And talking of random clothes, I’ve long thought that Gabby Logan stumbles bleary-eyed into her wardrobe in the morning and just puts on the first clothes that fall off the hanger. Hers is the fashion equivalent of atonal music and it’s an approach I greatly admire. The more jarring and incongruous it all is, the better.

Meanwhile on Twitter, Danny Baker has been wearing some sort of fez emblazoned with a third eye. He is cooler than any of us.

 

Lingo bingo
We need to talk about Mark Lawrenson. The man is some kind of poet. This week he’s been reaching into his grab bag of obscure but brilliant expressions like he’s an Ian McMillan of football.

When a player feigned injury, to Lawro “he’s gone down like custard”, Of course he has. Just right.

“It’s not a case of pass the cheese, is it?” said the great man during the Poland v Switzerland match. I’m still not sure what he meant but it sounds great. Is it a euphemism for farting?

When Jonathan Pearce said “there’s a pat on the cheek for Shaqiri” (from a Polish defender) quick as a flash, Lawro says “well he had four to choose from”. Again, I’m not sure what he’s even really trying to say, if anything, but it’s such wonderfully colourful language. In an often bland world, we need Lawro’s psychedelia. And he’d really hate me saying that.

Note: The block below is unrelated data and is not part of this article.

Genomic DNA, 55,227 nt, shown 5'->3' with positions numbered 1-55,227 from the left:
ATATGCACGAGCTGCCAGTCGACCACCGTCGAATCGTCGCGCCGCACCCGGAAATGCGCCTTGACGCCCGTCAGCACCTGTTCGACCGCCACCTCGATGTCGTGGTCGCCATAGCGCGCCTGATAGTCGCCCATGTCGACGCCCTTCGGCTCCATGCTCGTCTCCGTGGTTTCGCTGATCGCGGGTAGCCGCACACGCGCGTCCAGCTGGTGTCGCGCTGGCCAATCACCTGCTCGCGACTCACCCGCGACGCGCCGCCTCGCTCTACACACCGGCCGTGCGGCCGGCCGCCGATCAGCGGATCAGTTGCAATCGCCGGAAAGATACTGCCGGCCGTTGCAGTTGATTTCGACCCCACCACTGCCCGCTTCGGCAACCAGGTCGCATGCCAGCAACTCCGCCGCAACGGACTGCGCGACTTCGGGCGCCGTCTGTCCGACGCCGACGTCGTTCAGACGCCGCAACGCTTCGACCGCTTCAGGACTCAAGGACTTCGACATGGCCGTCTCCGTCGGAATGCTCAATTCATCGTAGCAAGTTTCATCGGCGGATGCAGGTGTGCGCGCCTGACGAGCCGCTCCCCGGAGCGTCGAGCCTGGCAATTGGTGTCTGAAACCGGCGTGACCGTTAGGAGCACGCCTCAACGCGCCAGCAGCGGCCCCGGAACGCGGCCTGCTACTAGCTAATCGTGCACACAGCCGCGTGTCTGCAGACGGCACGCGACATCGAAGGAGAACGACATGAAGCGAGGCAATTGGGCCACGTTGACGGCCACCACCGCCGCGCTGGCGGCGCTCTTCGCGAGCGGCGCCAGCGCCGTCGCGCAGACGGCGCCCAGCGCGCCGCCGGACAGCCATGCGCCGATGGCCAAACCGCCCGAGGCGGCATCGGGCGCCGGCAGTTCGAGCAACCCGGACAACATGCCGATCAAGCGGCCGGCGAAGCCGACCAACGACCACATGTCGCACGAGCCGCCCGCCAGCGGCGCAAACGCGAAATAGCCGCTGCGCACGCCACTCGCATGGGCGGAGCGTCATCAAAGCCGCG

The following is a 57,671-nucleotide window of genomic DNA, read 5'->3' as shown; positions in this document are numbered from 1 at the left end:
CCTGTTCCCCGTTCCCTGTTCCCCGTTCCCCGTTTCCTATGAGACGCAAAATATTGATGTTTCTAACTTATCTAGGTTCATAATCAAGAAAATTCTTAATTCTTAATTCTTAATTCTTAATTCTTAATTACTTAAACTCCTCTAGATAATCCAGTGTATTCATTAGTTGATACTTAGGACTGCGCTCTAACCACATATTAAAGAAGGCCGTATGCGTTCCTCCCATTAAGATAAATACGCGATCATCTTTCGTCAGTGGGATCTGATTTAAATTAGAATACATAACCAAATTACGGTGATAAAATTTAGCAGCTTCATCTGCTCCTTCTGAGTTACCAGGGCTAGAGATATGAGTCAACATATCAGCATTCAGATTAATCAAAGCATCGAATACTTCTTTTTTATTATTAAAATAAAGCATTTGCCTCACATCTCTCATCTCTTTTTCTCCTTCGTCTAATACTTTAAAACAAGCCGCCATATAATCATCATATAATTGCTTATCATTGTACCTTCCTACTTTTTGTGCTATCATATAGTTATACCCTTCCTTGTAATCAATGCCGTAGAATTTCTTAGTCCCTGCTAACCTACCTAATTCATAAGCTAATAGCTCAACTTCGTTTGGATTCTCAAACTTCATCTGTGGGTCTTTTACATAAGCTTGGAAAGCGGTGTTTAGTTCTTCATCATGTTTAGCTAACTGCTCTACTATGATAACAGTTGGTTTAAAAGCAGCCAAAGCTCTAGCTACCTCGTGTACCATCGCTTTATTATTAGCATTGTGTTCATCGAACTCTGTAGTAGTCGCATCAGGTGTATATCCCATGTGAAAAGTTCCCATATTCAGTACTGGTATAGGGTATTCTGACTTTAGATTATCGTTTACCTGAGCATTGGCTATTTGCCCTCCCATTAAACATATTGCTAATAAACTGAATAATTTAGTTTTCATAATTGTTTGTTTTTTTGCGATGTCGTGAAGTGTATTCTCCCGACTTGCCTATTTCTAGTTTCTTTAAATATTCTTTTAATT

In the same way that some pop songs sound like they’ve been written purely to be used in adverts, Sam Matterface’s commentary style gives you the impression he’s just trying to create soundbites to be replayed at a later date. When it comes to commentating, John Murray is the master and has, as ever, been peerless. Listen and learn.

Now, defending is a great artform, requiring concentration, physicality and grit, but not for one minute did I realise that “it’s about getting people on joysticks, that’s what top centre halves do”, So sayeth Mr Rio Ferdinand. Err…OK Rio, if you say so. How do you actually get people on joysticks? And then what do you do with them once they’re on the joystick? Everyone else seemed to know what he was talking about, though. Or at least, they nodded. Sometimes Rio seems really interesting and intelligent, sometimes the exact opposite. Maybe we all do.